Contrary to popular opinion, sharks do more than just go around eating fish, doing full body breaches for our cameras, and giving us toothy smiles. As an apex predator they play a vital role in the ocean ecosystem. Their presence or lack thereof serves as an indicator of ocean health and unbeknownst to them, they actually maintain coral reef and seagrass habitats. Where sharks have disappeared, coral reefs have deteriorated or died. All of the 450 species of grey beauties are important to keep a balance in our ocean fisheries.
Like many predators, sharks tend to prey upon the weak and diseased, helping to keep the disease under control and leaving the healthy to breed and continue to repopulate. This cycle helps keep the fisheries healthy and the populations at a sustainable level. I hate to use the word balance again, but it’s important. Let’s try a real world example.
On the East Coast of the US, shark populations have dwindled. Since this apex predator has been nearly removed from the ecosystem there, the population of rays has skyrocketed. The rays feed on bivalves and have decimated the scallop and clam fisheries, forcing local restaurants to stop serving clam chowder. Many tourists take trips to the coast just to have fresh clam chowder but now those tourism dollars are being lost along with the income from the fisheries that have had to close.
It’s not just the swimming marine life that they help control. If the balance in the oceans is too drastically thrown off kilter, the effects go on down the chain until the algae that produces 50% of our oxygen grows out of control. This would have two dangerous effects. One would be the increase of oxygen in our atmosphere and the other would be the smothering all of the coral in the oceans, effectively killing the reefs. If you’re interested in knowing more about why our reefs are important, you can see my article about it here: The Importance of Coral Reefs
There’s one more way sharks help us, and this one has to do with research. Sharks have been around for 400 million years. That’s a long time to evolve into the nearly perfect predators they are. During that time, they’ve developed remarkable immune systems that can resist cancers and other diseases in ways we haven’t even begun to figure out. We can learn from this, and we may be able to figure out how to treat some of the sickest among our own by studying these magnificent animals.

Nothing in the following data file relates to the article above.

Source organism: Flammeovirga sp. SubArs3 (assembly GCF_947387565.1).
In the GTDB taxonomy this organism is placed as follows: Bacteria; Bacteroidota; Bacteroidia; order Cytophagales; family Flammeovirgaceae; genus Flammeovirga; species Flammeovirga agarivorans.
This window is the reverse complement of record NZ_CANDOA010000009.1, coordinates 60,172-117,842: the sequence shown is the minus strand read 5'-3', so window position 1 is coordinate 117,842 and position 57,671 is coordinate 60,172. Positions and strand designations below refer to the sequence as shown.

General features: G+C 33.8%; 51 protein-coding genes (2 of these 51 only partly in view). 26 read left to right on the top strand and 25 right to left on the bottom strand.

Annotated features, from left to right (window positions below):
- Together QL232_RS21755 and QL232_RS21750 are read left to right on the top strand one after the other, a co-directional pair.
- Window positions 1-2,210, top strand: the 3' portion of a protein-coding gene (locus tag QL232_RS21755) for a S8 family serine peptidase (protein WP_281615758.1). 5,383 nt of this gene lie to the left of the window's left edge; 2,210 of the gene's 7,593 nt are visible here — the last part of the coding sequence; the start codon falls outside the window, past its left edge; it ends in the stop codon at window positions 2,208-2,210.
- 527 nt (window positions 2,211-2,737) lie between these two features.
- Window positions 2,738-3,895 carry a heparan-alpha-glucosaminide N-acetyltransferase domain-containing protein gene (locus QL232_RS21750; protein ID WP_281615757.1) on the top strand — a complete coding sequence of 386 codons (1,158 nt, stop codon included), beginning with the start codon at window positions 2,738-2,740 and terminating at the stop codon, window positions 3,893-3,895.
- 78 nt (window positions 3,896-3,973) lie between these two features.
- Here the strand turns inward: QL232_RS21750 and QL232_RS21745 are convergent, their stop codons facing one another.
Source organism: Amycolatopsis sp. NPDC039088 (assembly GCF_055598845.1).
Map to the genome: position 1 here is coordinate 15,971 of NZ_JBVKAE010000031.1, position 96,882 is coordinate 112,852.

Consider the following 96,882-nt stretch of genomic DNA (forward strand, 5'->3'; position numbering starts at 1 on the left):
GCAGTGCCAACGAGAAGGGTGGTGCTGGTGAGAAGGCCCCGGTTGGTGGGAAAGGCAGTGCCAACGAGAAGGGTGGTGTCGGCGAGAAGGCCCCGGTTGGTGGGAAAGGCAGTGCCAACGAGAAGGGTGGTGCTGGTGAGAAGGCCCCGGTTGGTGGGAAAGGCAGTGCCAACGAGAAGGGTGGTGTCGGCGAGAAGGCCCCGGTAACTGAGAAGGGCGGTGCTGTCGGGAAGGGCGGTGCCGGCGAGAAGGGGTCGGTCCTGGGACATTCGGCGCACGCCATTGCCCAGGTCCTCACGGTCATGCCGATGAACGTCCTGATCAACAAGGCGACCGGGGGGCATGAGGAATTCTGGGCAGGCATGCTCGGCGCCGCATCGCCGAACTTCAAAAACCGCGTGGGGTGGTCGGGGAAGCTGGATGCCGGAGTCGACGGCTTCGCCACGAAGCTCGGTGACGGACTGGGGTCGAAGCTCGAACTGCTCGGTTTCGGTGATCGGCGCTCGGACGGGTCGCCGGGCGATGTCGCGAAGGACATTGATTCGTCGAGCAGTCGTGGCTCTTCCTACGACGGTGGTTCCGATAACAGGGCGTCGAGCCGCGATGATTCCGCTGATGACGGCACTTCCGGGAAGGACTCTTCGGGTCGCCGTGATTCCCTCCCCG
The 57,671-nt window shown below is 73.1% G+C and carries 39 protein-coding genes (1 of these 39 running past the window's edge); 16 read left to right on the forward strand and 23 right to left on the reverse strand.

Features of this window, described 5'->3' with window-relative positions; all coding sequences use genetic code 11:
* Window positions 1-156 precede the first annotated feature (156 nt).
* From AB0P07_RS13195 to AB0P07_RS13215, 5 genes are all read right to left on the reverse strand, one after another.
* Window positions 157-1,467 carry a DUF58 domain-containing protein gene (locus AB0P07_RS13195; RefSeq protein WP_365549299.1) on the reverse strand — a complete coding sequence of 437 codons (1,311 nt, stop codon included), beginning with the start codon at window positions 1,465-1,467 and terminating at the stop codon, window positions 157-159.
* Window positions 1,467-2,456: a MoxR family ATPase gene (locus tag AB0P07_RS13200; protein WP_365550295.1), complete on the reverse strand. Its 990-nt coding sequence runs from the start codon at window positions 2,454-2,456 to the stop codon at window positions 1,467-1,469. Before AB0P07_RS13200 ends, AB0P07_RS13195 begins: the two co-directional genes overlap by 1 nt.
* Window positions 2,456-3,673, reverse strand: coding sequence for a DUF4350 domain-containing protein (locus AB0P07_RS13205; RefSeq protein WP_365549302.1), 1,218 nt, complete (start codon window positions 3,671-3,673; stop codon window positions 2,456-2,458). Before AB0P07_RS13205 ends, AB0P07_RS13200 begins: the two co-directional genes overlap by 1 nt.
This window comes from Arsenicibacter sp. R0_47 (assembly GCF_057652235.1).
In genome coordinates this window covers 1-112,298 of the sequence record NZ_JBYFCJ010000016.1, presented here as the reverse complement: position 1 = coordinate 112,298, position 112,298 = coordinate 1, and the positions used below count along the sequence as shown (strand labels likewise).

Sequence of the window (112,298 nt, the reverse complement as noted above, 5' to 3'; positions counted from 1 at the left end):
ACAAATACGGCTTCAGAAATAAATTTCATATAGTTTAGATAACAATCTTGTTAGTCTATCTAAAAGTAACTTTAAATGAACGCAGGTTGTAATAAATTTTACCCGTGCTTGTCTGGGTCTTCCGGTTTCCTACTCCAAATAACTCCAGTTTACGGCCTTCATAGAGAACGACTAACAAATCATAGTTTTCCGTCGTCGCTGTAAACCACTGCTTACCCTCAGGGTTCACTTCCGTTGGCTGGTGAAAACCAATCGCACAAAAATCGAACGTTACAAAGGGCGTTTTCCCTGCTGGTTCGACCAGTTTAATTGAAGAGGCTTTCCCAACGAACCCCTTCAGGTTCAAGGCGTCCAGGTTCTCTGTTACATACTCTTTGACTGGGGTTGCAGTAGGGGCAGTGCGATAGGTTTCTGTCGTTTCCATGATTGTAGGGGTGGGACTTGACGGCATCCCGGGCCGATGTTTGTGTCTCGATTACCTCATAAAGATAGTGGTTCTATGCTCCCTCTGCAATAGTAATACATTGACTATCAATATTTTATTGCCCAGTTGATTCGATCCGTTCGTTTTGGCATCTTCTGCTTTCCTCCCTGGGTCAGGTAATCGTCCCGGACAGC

If you think that the fishing of sharks isn’t that big of a deal, think again. Aside from just flat out decreasing the populations to near extinction, shark reproduction needs to be taken into account. Sharks don’t breed like bunnies and just pop out baby biters left and right. They grow slowly to adulthood and have very few offspring once they get there. This fact makes them extremely vulnerable to overfishing practices like we’ve been using for centuries. Practices that too many fishermen continue to use.
The days of “the only good shark is a dead shark” have long since gone. We all need to work together to save the shark populations, save our oceans and ourselves in the process. While traveling, avoid any shark related products like teeth, jaws, skin, or pills with cartilage or shark liver oil. Be responsible with your choices in seafood by finding out where it comes from. The Monterey Bay Aquarium has a Seafood Watch Guide that is useful for this. Participate in petitions and write your local representatives regarding any related initiatives that may be heading toward the legislature. Donate to organizations dedicated to helping sharks such as projectaware.org, sharkangels.org, and sharksavers.org. Last but not least, spread the word about how and why sharks need our help.